There is so much I didn’t know about my father. I knew he loved music, could recite volumes of poetry, The Cremation of Sam McGee in its entirety from memory, and had mechanical and sales skills. He never shied away from work. His values he shared on an individual basis not in long verbose expositions of principal. He was small, quiet, and friendly, a spiritual man, with a strong faith and reverence for the Bible.
What I didn’t know about Dad and perhaps many of us don’t know about parents is the inner hopes, the dreams, fears, and disappointments they might have held.
Some years ago, while looking through a photo album, I began to think about my father differently. While observing specific pictures, I composed this poem.
Snapshots of Father
Standing beside his bride,
He’s a young man ready to take on the farm.
I can’t imagine my father aged twenty-two.
Years later, at thirty,
his arm around his wife,
He’s a father of four.
I’m standing there,
but memories of my father
looking that young were never mine.
Only months have passed
But now he stands, shoulders back,
A manly smile replaces boyish grin,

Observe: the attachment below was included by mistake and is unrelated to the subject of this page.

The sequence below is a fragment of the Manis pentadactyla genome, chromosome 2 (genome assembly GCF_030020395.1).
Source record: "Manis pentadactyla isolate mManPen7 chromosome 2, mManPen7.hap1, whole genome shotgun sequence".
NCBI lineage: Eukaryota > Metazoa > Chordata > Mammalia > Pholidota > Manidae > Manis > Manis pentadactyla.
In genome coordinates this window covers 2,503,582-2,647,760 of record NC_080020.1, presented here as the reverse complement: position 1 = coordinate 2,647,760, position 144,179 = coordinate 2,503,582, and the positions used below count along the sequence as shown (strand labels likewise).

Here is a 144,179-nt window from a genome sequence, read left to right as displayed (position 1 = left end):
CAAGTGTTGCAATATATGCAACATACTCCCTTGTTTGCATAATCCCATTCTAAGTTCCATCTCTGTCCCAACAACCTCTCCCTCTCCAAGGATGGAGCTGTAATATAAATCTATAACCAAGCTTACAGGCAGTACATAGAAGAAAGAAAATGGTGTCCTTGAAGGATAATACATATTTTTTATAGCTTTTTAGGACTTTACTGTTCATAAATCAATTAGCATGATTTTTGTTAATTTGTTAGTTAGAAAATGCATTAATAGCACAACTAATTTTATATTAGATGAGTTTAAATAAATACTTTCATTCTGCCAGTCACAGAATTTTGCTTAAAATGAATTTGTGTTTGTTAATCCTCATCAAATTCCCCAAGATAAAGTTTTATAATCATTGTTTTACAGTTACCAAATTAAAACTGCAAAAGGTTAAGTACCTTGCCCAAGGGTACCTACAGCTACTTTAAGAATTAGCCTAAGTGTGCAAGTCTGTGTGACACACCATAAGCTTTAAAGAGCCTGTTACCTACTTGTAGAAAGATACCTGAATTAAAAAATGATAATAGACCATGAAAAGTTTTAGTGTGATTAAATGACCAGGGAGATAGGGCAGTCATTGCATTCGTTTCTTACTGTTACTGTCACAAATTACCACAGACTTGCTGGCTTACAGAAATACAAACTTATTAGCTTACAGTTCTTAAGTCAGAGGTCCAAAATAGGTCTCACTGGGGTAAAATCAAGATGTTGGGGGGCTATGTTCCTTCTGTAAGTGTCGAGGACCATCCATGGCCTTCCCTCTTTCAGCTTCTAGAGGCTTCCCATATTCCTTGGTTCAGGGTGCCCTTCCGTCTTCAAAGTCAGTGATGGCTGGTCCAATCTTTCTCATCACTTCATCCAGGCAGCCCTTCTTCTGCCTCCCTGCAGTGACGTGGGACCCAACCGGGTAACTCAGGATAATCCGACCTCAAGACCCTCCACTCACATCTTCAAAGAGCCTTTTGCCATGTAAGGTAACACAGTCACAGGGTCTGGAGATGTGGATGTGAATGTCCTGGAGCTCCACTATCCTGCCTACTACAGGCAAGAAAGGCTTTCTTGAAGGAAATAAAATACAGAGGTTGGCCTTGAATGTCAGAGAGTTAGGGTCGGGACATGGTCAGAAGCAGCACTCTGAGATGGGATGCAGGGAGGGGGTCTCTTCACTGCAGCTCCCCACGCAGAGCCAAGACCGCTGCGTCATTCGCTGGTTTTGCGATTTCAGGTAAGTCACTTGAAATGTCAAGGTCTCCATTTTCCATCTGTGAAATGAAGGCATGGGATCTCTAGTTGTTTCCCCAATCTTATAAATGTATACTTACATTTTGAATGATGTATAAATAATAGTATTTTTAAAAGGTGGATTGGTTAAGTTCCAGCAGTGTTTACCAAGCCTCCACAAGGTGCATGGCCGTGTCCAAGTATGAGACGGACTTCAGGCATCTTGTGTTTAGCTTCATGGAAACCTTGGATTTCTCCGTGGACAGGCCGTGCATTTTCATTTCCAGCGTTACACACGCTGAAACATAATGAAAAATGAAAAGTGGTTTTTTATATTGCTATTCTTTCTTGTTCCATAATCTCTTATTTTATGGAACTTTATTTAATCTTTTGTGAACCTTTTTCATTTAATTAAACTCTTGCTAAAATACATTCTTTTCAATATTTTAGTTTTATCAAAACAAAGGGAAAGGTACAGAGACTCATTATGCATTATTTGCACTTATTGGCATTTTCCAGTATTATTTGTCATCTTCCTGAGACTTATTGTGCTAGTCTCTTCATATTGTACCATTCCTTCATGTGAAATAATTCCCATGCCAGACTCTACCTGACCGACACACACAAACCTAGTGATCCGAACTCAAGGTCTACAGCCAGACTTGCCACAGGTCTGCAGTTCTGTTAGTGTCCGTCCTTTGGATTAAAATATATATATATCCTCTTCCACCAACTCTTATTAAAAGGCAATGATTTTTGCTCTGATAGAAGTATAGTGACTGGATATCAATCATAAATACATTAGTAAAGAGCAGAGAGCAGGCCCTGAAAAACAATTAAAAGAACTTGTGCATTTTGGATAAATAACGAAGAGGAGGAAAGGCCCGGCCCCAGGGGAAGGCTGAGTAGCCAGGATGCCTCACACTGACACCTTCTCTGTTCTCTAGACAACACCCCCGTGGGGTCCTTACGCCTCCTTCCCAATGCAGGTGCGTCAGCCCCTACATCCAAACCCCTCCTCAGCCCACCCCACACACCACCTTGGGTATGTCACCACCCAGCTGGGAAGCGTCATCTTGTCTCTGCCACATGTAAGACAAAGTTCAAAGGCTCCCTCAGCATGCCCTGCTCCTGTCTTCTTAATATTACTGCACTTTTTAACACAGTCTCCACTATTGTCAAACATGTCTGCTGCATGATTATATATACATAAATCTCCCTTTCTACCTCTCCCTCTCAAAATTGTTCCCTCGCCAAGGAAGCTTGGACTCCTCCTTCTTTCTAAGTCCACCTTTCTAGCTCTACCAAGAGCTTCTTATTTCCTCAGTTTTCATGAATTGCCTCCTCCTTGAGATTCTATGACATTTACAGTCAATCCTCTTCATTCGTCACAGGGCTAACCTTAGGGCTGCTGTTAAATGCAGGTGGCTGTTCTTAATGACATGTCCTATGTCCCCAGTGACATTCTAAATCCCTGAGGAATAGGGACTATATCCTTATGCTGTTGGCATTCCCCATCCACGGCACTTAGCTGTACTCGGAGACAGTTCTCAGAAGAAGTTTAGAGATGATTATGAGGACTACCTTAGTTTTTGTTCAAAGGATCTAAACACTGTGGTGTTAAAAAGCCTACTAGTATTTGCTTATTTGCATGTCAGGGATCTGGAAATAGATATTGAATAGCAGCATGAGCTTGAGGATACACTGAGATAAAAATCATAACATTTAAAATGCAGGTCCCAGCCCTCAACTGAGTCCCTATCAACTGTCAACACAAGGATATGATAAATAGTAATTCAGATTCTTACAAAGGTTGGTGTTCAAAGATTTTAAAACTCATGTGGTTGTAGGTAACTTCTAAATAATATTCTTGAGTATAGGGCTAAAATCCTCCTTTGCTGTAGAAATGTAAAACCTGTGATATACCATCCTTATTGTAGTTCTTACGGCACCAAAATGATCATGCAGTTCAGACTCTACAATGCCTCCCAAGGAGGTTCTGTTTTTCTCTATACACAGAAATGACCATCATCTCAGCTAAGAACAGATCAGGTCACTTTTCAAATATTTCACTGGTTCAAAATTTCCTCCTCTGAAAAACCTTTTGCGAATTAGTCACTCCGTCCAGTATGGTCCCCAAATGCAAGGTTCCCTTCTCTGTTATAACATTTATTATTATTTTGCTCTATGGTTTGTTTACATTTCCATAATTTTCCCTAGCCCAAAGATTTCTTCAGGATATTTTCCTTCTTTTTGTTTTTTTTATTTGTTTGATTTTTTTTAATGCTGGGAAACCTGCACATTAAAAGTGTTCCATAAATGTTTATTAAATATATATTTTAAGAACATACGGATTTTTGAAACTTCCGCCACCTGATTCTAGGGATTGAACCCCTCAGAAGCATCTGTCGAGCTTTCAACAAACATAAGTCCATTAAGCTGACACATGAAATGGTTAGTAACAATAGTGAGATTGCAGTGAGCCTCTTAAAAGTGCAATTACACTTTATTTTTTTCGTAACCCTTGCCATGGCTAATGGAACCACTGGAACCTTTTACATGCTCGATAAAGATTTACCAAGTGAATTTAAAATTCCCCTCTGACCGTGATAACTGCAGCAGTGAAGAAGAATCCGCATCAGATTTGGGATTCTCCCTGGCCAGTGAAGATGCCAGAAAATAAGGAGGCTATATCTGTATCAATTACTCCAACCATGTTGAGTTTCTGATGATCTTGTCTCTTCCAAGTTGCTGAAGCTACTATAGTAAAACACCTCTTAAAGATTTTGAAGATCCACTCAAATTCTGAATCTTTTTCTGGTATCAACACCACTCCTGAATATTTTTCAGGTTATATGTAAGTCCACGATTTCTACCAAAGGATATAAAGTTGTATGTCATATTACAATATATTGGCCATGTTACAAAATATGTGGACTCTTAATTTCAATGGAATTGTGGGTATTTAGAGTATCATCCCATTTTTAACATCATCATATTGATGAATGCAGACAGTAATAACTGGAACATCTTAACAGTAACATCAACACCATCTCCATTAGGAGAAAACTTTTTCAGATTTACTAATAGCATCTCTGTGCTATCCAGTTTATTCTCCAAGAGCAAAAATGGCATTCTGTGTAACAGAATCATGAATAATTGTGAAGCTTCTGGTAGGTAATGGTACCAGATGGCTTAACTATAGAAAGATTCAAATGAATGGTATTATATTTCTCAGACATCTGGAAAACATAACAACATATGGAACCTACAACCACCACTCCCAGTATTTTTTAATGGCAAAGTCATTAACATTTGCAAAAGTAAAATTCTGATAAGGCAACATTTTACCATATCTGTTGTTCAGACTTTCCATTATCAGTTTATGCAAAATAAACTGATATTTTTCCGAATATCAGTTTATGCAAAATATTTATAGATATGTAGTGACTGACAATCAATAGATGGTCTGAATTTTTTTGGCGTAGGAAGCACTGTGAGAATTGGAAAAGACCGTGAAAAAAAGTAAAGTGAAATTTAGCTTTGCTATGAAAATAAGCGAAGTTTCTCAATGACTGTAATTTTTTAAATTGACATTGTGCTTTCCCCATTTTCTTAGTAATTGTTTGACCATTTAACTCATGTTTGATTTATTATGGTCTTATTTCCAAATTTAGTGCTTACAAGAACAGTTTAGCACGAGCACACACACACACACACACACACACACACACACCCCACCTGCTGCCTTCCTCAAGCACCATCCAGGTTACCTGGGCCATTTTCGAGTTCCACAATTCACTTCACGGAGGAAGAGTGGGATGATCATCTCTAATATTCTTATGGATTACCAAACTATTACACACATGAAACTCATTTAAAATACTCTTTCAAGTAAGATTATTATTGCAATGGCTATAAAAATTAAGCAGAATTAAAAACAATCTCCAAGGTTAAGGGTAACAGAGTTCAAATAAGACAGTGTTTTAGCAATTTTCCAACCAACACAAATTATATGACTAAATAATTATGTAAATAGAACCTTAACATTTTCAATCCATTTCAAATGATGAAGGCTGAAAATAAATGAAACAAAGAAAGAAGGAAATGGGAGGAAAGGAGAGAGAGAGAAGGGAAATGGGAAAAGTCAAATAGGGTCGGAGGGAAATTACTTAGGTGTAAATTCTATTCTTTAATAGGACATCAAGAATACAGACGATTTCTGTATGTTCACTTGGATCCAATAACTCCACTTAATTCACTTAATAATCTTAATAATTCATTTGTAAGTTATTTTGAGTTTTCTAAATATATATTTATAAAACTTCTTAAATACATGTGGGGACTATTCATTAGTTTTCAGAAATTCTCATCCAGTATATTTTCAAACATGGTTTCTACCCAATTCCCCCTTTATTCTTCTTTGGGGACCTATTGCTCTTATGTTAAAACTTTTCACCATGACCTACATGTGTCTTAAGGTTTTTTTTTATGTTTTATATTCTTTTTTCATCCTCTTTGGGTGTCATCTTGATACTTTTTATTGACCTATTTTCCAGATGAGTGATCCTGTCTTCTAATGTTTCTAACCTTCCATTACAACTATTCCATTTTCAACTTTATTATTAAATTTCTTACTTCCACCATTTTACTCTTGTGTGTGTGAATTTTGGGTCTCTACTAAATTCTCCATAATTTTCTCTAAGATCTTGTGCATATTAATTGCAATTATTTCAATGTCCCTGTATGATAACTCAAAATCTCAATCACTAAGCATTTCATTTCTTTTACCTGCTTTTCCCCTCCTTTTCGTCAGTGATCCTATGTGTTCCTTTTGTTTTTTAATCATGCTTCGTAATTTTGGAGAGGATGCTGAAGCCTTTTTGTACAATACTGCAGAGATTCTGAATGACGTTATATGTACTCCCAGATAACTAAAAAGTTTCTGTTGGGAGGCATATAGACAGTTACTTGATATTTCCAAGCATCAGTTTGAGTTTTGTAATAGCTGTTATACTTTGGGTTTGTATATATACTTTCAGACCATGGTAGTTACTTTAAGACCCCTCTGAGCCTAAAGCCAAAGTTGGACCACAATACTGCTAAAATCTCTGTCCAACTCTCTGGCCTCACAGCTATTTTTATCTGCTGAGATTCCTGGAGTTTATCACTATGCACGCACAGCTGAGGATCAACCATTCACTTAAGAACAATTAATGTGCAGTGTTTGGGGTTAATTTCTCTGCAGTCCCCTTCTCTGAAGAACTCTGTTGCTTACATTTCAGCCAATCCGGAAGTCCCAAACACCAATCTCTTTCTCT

For he and family stand beside the house
That faith and courage, labour and skill
have fashioned into home.
My childhood memories stretch
To recreate that scene again.
A decade’s gone
Six boys surround him now—two tall as he.
His slender face reveals a wrinkled brow
betraying hopes unmet
and dreams not realized yet.
I stand there too, aware,
but unaware of how a man at forty-four
can sense a loss of grip on visions
not yet gained.
He sits content, his family standing by.
He’s smaller now, or so it seems,
since I’ve outgrown his height.
His youthful smile and slightly greying hair
deny his seventy years.
And in his steady eyes I sense
a peace that does not come from gaining
world or fame,
but from a faith in God that settles all within.
May I grow old as gracefully as him.